Now that crude oil prices are above $85 a barrel, how can we expect producing countries to react? For most, this is a no-brainer. As The National points out, Russia – currently the biggest exporter – recently achieved a post-Soviet record in crude oil production, while producers such as Syria and Mexico insist they are doing all they can to turn around their declining production. Most Opec members, meanwhile, have for the past year been steadily reducing their compliance to the production quotas agreed by the cartel in late 2008.
That leaves Saudi Arabia. Ali al-Naimi, Saudi Arabia’s oil minister and the unofficial leader of Opec, says many positive things about the $70 – $80 price range that oil futures have traded in over recent months. “Close to perfect“, “a very happy situation” a some of his comments on those prices in the past few weeks alone, and he has been talking about this range for much longer than that.
It’s a well-known Opec phenomenon that while most members break any production quotas to increase their own oil revenues, Saudi Arabia not only adheres to the targets but at times produces even less than its own quota to offset the poor compliance of other Opec states. This is one reason it has become known as the ‘central bank of oil’. The other (related) reason is that Saudi Arabia has more spare capacity than any other oil producing nation, although exactly how much is not completely clear and hotly debated.
Saudi Arabia points out that its goals are not without an element of altruism. The logic is: everyone, regardless of their view of ‘peak oil’, admits that maintaining and growing crude oil production requires significant investment and that a low oil price – even if it reflected current lacklustre demand and high inventories – could do damage to future supply that would play out as an oil price shock in the medium-term. The less altruistic aspect of not pushing prices too high is that at some point, as previous oil shocks have shown, substitution will set in and economic growth will be hurt – in otherwords, the demand destruction that Saudi Arabia and its fellow Opec members are so keen to avoid.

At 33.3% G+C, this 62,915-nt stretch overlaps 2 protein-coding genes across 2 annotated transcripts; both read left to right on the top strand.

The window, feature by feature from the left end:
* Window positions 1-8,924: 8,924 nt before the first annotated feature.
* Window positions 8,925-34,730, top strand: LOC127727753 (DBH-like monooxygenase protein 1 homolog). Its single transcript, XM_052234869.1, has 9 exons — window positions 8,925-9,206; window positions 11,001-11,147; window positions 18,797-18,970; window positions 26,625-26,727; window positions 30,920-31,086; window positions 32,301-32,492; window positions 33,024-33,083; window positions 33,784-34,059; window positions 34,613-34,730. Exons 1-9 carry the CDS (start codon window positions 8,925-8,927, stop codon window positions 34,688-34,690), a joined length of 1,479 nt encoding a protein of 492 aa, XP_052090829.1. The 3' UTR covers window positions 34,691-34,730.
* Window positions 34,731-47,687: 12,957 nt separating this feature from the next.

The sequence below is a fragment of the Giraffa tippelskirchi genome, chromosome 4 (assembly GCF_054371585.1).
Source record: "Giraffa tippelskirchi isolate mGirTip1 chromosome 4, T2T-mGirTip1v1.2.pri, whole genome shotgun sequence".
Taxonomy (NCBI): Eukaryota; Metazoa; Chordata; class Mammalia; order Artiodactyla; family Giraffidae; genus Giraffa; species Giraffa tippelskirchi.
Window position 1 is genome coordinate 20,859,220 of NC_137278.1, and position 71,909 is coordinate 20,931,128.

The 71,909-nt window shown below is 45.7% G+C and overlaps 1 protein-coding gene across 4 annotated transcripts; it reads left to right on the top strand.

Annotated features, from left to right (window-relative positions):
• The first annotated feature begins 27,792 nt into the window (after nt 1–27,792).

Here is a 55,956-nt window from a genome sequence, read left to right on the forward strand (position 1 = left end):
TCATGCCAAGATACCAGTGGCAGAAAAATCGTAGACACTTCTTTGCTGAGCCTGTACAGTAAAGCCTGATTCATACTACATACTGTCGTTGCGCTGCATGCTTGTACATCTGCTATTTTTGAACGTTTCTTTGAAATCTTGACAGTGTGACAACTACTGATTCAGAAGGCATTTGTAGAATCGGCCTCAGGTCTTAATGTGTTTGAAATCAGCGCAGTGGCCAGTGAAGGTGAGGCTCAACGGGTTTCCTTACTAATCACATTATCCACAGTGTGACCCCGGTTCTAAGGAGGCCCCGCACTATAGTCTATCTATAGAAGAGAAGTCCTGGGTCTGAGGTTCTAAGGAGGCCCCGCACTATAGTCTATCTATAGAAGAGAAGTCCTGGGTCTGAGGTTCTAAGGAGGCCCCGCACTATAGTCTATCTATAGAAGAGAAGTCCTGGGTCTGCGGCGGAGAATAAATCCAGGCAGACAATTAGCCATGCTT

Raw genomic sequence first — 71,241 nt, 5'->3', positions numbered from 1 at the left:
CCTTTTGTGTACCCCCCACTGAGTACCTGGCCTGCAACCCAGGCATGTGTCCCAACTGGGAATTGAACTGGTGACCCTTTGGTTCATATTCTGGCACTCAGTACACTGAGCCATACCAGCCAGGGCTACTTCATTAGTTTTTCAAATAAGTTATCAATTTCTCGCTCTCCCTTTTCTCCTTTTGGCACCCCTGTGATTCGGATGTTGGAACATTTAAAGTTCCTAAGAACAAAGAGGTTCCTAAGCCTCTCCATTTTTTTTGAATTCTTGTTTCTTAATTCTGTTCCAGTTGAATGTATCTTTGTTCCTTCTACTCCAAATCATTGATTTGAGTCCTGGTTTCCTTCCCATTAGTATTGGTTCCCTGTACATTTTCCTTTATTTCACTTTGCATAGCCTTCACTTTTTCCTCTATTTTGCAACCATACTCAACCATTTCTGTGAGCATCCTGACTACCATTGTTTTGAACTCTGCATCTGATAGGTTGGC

However Reuters’ John Kemp argues that Saudi Arabia’s actions in the past suggest it targets physical oil supply, rather than the market price – raising questions about how it might react to this latest jump, should it continue:
Saudi policymakers have focused on the need to drain “excess” inventories, resisting calls to provide more oil while the physical market remains comfortably supplied. This is exactly the confusion between price and availability targets which contributed to the last spike. Riyadh remains reluctant to add oil when physical availability remains good, even if futures prices are climbing, preferring to wash its hands and blame speculators for the rise.
If the kingdom continues to sit on the sidelines while prices climb towards $90, the market will be primed for a re-run of the events of the 2006-2008. The longer it delays action, the harder it will eventually be to regain control. The more prices rise the more investors will be drawn into the market by the chance to benefit from a momentum trade.
There are arguments about how directly Saudi Arabia can impact the price of oil, but Kemp believes it goes beyond affecting the shape of the curve and it will only have itself to blame if oil prices rise enough to encourage further substitution.
While Saudi Arabia does sometimes exceed the quota limits, the latest estimates from the IEA show it is just within the target range. The question is, what will it do if prices remain above $85?
Opec ministers divided: Fundamentals, or a bubble? - FT Energy Source